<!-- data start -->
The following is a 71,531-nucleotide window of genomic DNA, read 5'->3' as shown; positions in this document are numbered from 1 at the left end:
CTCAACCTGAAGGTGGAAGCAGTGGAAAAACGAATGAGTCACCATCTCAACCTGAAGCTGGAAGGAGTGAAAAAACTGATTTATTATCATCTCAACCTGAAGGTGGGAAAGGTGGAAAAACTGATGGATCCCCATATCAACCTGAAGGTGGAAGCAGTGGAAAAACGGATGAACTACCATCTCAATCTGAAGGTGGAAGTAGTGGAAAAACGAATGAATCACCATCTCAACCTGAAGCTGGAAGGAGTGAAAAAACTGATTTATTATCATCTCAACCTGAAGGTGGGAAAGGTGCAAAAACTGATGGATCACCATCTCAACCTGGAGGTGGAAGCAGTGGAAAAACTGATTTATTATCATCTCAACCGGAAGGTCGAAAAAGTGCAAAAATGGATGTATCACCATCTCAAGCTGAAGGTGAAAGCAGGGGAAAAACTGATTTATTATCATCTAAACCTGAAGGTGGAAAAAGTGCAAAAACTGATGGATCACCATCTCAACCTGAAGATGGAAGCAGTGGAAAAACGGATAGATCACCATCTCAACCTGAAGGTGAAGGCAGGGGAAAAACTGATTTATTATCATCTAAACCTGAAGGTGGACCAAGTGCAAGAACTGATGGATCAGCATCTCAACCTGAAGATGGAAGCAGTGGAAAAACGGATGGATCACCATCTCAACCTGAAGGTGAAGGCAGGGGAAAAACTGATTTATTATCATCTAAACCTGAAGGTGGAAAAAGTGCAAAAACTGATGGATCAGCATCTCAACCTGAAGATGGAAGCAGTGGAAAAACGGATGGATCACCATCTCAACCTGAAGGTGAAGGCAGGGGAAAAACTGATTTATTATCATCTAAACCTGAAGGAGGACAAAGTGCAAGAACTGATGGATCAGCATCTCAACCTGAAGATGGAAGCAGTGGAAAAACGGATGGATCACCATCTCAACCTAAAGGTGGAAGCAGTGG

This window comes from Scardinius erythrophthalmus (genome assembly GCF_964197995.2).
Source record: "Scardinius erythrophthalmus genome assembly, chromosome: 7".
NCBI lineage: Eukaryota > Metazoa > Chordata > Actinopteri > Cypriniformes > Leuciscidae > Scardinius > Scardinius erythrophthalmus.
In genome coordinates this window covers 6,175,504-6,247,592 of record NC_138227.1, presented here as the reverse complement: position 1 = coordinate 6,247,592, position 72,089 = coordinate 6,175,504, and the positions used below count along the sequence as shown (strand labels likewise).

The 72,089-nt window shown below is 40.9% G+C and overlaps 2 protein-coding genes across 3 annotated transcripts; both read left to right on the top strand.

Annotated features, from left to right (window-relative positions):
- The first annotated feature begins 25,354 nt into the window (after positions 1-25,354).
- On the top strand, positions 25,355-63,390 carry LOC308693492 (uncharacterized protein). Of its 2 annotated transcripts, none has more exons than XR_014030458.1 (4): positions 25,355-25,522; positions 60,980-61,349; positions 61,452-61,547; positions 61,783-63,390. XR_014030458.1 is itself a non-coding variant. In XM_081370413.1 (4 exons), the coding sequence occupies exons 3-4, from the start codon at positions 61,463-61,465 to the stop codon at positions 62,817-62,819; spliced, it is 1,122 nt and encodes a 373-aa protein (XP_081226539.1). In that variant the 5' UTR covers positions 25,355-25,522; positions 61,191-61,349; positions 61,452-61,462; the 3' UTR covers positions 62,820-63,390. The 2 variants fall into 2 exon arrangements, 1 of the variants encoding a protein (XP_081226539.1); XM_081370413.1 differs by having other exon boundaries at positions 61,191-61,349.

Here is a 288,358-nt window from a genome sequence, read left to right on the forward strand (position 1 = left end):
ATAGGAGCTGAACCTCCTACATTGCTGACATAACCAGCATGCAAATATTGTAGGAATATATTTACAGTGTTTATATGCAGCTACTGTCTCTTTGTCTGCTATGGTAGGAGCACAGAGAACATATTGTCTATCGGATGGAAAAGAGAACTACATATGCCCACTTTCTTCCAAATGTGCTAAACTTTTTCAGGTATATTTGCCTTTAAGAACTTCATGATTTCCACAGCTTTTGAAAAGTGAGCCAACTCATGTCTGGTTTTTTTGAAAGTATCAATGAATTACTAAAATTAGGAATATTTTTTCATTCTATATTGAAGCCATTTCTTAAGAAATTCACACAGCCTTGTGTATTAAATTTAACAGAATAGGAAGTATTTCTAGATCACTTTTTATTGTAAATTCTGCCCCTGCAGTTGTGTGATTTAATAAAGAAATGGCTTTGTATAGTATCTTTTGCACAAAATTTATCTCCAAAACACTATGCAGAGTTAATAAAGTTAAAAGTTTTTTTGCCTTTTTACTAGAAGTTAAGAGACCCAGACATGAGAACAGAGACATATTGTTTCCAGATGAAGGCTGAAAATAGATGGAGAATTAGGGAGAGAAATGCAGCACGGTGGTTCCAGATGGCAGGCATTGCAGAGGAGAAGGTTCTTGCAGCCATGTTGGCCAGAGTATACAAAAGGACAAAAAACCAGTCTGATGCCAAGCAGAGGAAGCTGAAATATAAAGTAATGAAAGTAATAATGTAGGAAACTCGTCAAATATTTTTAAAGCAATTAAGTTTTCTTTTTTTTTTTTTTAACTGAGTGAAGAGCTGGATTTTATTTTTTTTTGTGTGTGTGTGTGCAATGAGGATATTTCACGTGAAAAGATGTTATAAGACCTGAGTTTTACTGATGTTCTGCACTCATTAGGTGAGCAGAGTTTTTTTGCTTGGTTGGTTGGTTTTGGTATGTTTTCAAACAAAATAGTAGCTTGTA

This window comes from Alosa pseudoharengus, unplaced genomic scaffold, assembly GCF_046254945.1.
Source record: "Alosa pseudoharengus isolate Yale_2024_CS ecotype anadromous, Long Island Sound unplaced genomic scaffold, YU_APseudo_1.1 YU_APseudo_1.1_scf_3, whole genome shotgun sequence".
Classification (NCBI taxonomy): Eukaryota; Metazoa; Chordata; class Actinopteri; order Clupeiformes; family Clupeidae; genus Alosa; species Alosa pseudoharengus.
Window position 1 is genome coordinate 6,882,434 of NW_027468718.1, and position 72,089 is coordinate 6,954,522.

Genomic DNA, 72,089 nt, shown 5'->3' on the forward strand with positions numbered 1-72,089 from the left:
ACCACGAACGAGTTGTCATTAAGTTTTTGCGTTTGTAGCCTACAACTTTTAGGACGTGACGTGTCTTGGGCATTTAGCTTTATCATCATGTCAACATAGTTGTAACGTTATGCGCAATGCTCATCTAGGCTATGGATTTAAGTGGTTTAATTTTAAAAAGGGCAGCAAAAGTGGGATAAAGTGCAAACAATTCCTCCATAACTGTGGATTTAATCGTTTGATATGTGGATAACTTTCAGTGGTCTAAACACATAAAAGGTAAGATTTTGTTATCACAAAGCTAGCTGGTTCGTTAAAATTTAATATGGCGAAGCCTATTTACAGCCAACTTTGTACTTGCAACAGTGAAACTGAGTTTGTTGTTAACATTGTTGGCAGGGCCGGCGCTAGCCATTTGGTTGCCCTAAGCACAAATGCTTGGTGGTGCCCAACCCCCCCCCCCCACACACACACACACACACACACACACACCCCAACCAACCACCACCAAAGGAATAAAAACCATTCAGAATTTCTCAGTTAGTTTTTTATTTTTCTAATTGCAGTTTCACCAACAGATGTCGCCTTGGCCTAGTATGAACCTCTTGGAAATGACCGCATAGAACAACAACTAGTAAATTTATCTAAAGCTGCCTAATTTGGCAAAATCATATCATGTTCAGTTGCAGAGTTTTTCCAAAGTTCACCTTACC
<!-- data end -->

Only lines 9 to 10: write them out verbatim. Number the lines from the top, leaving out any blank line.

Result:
- The first annotated feature begins 25,354 nt into the window (after positions 1-25,354).
- On the top strand, positions 25,355-63,390 carry LOC308693492 (uncharacterized protein). Of its 2 annotated transcripts, none has more exons than XR_014030458.1 (4): positions 25,355-25,522; positions 60,980-61,349; positions 61,452-61,547; positions 61,783-63,390. XR_014030458.1 is itself a non-coding variant. In XM_081370413.1 (4 exons), the coding sequence occupies exons 3-4, from the start codon at positions 61,463-61,465 to the stop codon at positions 62,817-62,819; spliced, it is 1,122 nt and encodes a 373-aa protein (XP_081226539.1). In that variant the 5' UTR covers positions 25,355-25,522; positions 61,191-61,349; positions 61,452-61,462; the 3' UTR covers positions 62,820-63,390. The 2 variants fall into 2 exon arrangements, 1 of the variants encoding a protein (XP_081226539.1); XM_081370413.1 differs by having other exon boundaries at positions 61,191-61,349.